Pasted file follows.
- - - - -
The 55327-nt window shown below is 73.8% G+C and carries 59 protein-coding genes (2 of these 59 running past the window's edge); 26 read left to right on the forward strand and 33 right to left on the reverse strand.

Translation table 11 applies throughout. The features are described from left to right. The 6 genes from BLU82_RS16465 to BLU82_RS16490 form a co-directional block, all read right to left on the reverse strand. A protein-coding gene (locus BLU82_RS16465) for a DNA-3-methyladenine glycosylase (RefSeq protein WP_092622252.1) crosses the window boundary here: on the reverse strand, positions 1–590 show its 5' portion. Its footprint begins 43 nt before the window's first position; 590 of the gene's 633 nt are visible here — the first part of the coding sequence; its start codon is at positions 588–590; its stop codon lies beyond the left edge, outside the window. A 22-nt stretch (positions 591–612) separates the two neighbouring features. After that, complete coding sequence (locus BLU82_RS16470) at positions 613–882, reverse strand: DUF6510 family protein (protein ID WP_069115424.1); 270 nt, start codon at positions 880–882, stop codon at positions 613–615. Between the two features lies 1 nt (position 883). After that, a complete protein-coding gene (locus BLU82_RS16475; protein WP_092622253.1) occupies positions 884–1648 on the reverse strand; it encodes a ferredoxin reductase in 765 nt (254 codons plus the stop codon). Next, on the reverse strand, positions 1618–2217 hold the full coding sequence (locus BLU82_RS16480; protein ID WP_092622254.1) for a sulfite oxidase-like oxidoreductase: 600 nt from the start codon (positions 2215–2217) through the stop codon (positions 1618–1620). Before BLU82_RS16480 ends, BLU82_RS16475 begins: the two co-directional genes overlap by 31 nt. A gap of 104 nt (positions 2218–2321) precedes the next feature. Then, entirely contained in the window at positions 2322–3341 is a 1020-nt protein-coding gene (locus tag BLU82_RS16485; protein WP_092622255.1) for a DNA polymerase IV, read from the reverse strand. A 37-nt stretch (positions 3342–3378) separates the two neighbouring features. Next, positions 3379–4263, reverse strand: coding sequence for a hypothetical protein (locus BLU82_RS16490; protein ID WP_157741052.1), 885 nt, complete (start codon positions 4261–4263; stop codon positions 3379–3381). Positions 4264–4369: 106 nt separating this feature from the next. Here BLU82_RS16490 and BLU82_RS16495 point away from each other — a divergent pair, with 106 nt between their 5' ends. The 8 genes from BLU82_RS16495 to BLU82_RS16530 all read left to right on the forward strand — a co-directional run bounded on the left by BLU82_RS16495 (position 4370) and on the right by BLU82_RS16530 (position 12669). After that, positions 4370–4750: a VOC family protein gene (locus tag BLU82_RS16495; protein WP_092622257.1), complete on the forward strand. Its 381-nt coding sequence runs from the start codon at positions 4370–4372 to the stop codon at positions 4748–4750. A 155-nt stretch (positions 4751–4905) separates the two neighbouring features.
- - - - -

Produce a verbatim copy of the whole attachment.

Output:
The 55327-nt window shown below is 73.8% G+C and carries 59 protein-coding genes (2 of these 59 running past the window's edge); 26 read left to right on the forward strand and 33 right to left on the reverse strand.

Translation table 11 applies throughout. The features are described from left to right. The 6 genes from BLU82_RS16465 to BLU82_RS16490 form a co-directional block, all read right to left on the reverse strand. A protein-coding gene (locus BLU82_RS16465) for a DNA-3-methyladenine glycosylase (RefSeq protein WP_092622252.1) crosses the window boundary here: on the reverse strand, positions 1–590 show its 5' portion. Its footprint begins 43 nt before the window's first position; 590 of the gene's 633 nt are visible here — the first part of the coding sequence; its start codon is at positions 588–590; its stop codon lies beyond the left edge, outside the window. A 22-nt stretch (positions 591–612) separates the two neighbouring features. After that, complete coding sequence (locus BLU82_RS16470) at positions 613–882, reverse strand: DUF6510 family protein (protein ID WP_069115424.1); 270 nt, start codon at positions 880–882, stop codon at positions 613–615. Between the two features lies 1 nt (position 883). After that, a complete protein-coding gene (locus BLU82_RS16475; protein WP_092622253.1) occupies positions 884–1648 on the reverse strand; it encodes a ferredoxin reductase in 765 nt (254 codons plus the stop codon). Next, on the reverse strand, positions 1618–2217 hold the full coding sequence (locus BLU82_RS16480; protein ID WP_092622254.1) for a sulfite oxidase-like oxidoreductase: 600 nt from the start codon (positions 2215–2217) through the stop codon (positions 1618–1620). Before BLU82_RS16480 ends, BLU82_RS16475 begins: the two co-directional genes overlap by 31 nt. A gap of 104 nt (positions 2218–2321) precedes the next feature. Then, entirely contained in the window at positions 2322–3341 is a 1020-nt protein-coding gene (locus tag BLU82_RS16485; protein WP_092622255.1) for a DNA polymerase IV, read from the reverse strand. A 37-nt stretch (positions 3342–3378) separates the two neighbouring features. Next, positions 3379–4263, reverse strand: coding sequence for a hypothetical protein (locus BLU82_RS16490; protein ID WP_157741052.1), 885 nt, complete (start codon positions 4261–4263; stop codon positions 3379–3381). Positions 4264–4369: 106 nt separating this feature from the next. Here BLU82_RS16490 and BLU82_RS16495 point away from each other — a divergent pair, with 106 nt between their 5' ends. The 8 genes from BLU82_RS16495 to BLU82_RS16530 all read left to right on the forward strand — a co-directional run bounded on the left by BLU82_RS16495 (position 4370) and on the right by BLU82_RS16530 (position 12669). After that, positions 4370–4750: a VOC family protein gene (locus tag BLU82_RS16495; protein WP_092622257.1), complete on the forward strand. Its 381-nt coding sequence runs from the start codon at positions 4370–4372 to the stop codon at positions 4748–4750. A 155-nt stretch (positions 4751–4905) separates the two neighbouring features.